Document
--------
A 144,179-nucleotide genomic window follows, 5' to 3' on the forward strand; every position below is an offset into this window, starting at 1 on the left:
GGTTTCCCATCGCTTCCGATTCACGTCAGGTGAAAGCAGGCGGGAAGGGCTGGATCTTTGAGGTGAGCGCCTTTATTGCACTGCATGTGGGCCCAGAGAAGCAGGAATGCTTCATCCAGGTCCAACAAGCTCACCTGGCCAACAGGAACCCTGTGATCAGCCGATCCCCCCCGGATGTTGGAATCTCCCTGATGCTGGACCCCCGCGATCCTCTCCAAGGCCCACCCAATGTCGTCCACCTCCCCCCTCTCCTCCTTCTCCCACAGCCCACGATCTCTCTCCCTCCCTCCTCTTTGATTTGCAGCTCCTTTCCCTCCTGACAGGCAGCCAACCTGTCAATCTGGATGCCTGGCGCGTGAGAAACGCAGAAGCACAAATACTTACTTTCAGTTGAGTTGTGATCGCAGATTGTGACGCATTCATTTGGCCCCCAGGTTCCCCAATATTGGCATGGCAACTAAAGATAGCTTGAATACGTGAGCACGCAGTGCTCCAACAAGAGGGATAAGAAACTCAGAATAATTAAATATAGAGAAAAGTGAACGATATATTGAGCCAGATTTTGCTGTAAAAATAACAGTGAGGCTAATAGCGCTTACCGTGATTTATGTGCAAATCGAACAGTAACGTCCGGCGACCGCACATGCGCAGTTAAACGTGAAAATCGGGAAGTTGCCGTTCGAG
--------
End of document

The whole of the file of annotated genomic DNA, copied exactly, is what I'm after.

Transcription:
A 144,179-nucleotide genomic window follows, 5' to 3' on the forward strand; every position below is an offset into this window, starting at 1 on the left:
GGTTTCCCATCGCTTCCGATTCACGTCAGGTGAAAGCAGGCGGGAAGGGCTGGATCTTTGAGGTGAGCGCCTTTATTGCACTGCATGTGGGCCCAGAGAAGCAGGAATGCTTCATCCAGGTCCAACAAGCTCACCTGGCCAACAGGAACCCTGTGATCAGCCGATCCCCCCCGGATGTTGGAATCTCCCTGATGCTGGACCCCCGCGATCCTCTCCAAGGCCCACCCAATGTCGTCCACCTCCCCCCTCTCCTCCTTCTCCCACAGCCCACGATCTCTCTCCCTCCCTCCTCTTTGATTTGCAGCTCCTTTCCCTCCTGACAGGCAGCCAACCTGTCAATCTGGATGCCTGGCGCGTGAGAAACGCAGAAGCACAAATACTTACTTTCAGTTGAGTTGTGATCGCAGATTGTGACGCATTCATTTGGCCCCCAGGTTCCCCAATATTGGCATGGCAACTAAAGATAGCTTGAATACGTGAGCACGCAGTGCTCCAACAAGAGGGATAAGAAACTCAGAATAATTAAATATAGAGAAAAGTGAACGATATATTGAGCCAGATTTTGCTGTAAAAATAACAGTGAGGCTAATAGCGCTTACCGTGATTTATGTGCAAATCGAACAGTAACGTCCGGCGACCGCACATGCGCAGTTAAACGTGAAAATCGGGAAGTTGCCGTTCGAG